• a $0.5 million reduction in retail revenues related to the recovery of fuel and purchased power costs.

Wholesale electric revenues from company-owned generation decreased $1.3 million mainly as a result of a 30.2% decrease in revenue per wholesale kwh sold. Net gains from energy trading activities, including net mark-to-market gains on forward energy contracts decreased $1.8 million as a result of a reduction in mark-to-market gains on open energy contracts combined with a reduction in the volume of long-term forward energy contracts entered into in 2011. Other electric operating revenues increased $1.7 million as a result of:

  • a $1.1 million payment received by Otter Tail Energy Services Company (OTESCO) in the first quarter of 2011 for access rights to construct a transmission line through an OTESCO wind farm development site, and
  • a $0.6 million increase in transmission tariff and services revenues.

Fuel costs decreased $1.3 million as a result of a 10.2% decrease in kwhs generated from Otter Tail Power Company's steam-powered and combustion turbine generators, partially offset by a 4.2% increase in the cost of fuel per kwh generated. The cost of purchased power for retail sales increased $0.3 million as a result of a 75.1% increase in kwhs purchased, mostly offset by 41.4% decrease in the cost per kwh purchased. The increase in kwhs purchased was due to a 7.5% decrease in kwhs generated for retail combined with a 3.5% increase in retail kwh sales. Electric operating and maintenance expenses increased $0.2 million between the quarters.

Income taxes in the Electric segment decreased $2.2 million as a result of: (1) a first quarter 2010 noncash charge to income tax expense of $1.7 million related to a change in the tax treatment of postretirement prescription drug benefits under the 2010 federal healthcare reform legislation and (2) a $0.5 million increase in federal production tax credits earned as a result of a 25.6% increase in kwhs generated from tax credit qualified wind turbines owned by Otter Tail Power Company.

Wind Energy

Wind energy revenues and net loss were $61.6 million and $8.1 million, respectively, compared with revenues of $49.4 million and net income of $33,000 for the first quarter of 2010.

  • At DMI, revenues increased $6.1 million and net income decreased $6.8 million. Tower production increased 33.6%. The primary cause for the net loss is that output has not been sufficient to offset the costs to produce towers due to throughput constraints in the plants. DMI incurred an additional $1.4 million, pretax, in outsourced quality control costs to satisfy expanded customer requirements. Additionally, DMI is not recognizing tax benefits on the operating losses of its Canadian operations until those operations become profitable. The unrecognized tax benefits totaled $0.9 million in the first quarter of 2011. DMI's interest expense increased $0.5 million due to an increase in outstanding debt and higher interest rates between the quarters.
  • In trucking operations, revenues increased $6.1 million while net losses increased $1.3 million. Costs incurred in the first quarter of 2011 related to a major wind project delivery contract, initiated in October 2010, exceeded the $4.9 million in contract related revenues recorded in the first quarter of 2011, resulting in most of the $1.3 million increase in trucking operation net losses between the quarters.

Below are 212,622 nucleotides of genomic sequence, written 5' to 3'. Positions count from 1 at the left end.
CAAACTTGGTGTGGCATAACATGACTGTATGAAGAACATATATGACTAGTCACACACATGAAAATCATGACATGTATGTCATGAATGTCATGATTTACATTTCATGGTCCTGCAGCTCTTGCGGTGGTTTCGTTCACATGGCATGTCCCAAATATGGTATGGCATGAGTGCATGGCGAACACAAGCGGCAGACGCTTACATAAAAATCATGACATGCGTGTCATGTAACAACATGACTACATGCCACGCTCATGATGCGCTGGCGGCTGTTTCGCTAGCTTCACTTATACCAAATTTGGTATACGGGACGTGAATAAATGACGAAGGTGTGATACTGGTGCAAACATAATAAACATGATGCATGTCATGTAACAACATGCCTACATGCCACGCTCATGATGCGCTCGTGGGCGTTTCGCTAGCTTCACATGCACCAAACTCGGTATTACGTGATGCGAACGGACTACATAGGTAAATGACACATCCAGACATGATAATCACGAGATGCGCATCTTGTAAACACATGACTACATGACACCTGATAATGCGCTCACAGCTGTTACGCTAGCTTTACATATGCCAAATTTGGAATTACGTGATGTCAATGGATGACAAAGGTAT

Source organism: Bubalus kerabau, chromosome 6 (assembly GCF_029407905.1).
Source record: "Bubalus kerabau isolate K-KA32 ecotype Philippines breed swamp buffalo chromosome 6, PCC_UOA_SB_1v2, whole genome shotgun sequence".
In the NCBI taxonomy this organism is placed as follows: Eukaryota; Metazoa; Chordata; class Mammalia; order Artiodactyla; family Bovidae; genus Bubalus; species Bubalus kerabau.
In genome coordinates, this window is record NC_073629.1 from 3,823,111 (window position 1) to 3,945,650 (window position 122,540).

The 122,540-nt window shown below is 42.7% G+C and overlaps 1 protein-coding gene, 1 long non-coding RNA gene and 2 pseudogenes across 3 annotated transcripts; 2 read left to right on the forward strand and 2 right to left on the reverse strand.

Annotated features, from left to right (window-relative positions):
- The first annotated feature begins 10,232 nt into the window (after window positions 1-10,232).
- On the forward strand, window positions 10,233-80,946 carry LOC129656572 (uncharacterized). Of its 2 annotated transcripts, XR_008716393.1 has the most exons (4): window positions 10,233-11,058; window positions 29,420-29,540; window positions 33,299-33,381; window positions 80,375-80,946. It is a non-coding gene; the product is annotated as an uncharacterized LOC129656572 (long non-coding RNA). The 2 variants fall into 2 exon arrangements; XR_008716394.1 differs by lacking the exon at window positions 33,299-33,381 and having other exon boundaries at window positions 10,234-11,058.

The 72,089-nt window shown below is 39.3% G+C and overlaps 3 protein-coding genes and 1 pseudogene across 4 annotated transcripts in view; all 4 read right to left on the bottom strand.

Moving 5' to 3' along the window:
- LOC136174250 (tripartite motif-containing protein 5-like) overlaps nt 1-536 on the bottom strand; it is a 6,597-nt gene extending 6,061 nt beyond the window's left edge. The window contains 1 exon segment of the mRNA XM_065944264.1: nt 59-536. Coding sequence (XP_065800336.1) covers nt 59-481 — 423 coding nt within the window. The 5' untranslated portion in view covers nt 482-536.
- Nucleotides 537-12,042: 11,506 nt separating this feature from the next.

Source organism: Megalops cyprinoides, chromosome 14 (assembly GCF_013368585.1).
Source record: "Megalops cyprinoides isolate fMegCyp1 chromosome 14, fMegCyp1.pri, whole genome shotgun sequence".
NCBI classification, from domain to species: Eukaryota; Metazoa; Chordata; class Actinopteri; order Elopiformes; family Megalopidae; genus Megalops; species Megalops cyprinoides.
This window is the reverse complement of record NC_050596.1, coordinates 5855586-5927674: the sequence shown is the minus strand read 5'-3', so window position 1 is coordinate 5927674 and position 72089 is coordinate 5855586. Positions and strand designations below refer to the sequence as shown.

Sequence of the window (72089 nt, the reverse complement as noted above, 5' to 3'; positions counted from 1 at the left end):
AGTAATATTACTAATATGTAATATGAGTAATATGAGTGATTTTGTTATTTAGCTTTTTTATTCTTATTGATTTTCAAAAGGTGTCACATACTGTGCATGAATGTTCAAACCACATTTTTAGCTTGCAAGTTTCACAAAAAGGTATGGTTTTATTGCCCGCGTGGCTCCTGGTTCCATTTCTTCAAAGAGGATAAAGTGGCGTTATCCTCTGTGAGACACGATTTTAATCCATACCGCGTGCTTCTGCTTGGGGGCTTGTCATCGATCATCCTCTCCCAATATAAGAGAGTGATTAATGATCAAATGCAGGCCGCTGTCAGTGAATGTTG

Manufacturing revenues and net income were $56.3 million and $2.3 million, respectively, compared with revenues of $38.0 million and a net loss of $0.7 million for the first quarter of 2010.

  • At BTD, revenues increased $15.1 million and net income increased $1.8 million as a result of higher sales volume due to improved customer demand.
  • At T.O. Plastics, revenues increased by $2.0 million and net income increased $0.3 million due to increased sales of horticultural and industrial products.
  • At ShoreMaster revenues increased $1.2 million while net losses decreased $0.9 million. ShoreMaster's revenue increase mainly reflects higher sales of residential products due to improving dealer confidence and expanded distribution in Canada. Operating expenses at ShoreMaster decreased $1.4 million, reflecting lower collection costs and decreases in sales and employee benefit expenses.


Construction revenues and net losses were $37.5 million and $0.3 million, respectively, compared with $17.8 million and $1.5 million for the first quarter of 2010. The increase in revenues and decrease in net losses is due to an increase in construction activity, mainly at Foley Company.


Plastics revenues and net loss were $18.5 million and $0.4 million, respectively, compared with revenues of $23.1 million and net income of $0.8 million for the first quarter of 2010. The decrease in revenues and net income was due to an 18.1% decrease in pounds of pipe sold combined with a 2.3% decrease in the price per pound of pipe sold, while the cost per pound of pipe sold increased 4.7% between the quarters.

Health Services

Health Services revenues and net income were $22.5 million and $0.6 million, respectively, compared with revenues of $25.2 million and a net loss of $0.7 million for the first quarter of 2010. Revenues from scanning and other related services decreased $2.0 million. Revenues from equipment sales decreased $0.7 million. Net income increased $1.3 million despite the decrease in revenues as a result of a $5.5 million decrease in cost of goods sold, partially offset by a $0.7 million increase in depreciation expense. The decrease in cost of goods sold includes a $1.6 million reduction in material and service labor costs and a $3.5 million reduction in equipment rental costs directly related to efforts by the Health Services segment to right-size its fleet of imaging assets by exercising purchase options on productive imaging assets coming off lease and not renewing leases on underutilized imaging assets. As of March 31, 2011 there were 123 owned and leased assets in the fleet compared with 147 at March 31, 2010. The $0.7 million increase in depreciation expense reflects an increase in owned equipment compared with a year ago.


Corporate expenses, net-of-tax, decreased $0.8 million between the quarters mainly due to lower salary and employee benefit costs due to lower staffing levels between the periods, lower general and administrative costs and reductions in unallocated interest costs associated with the corporate cost center.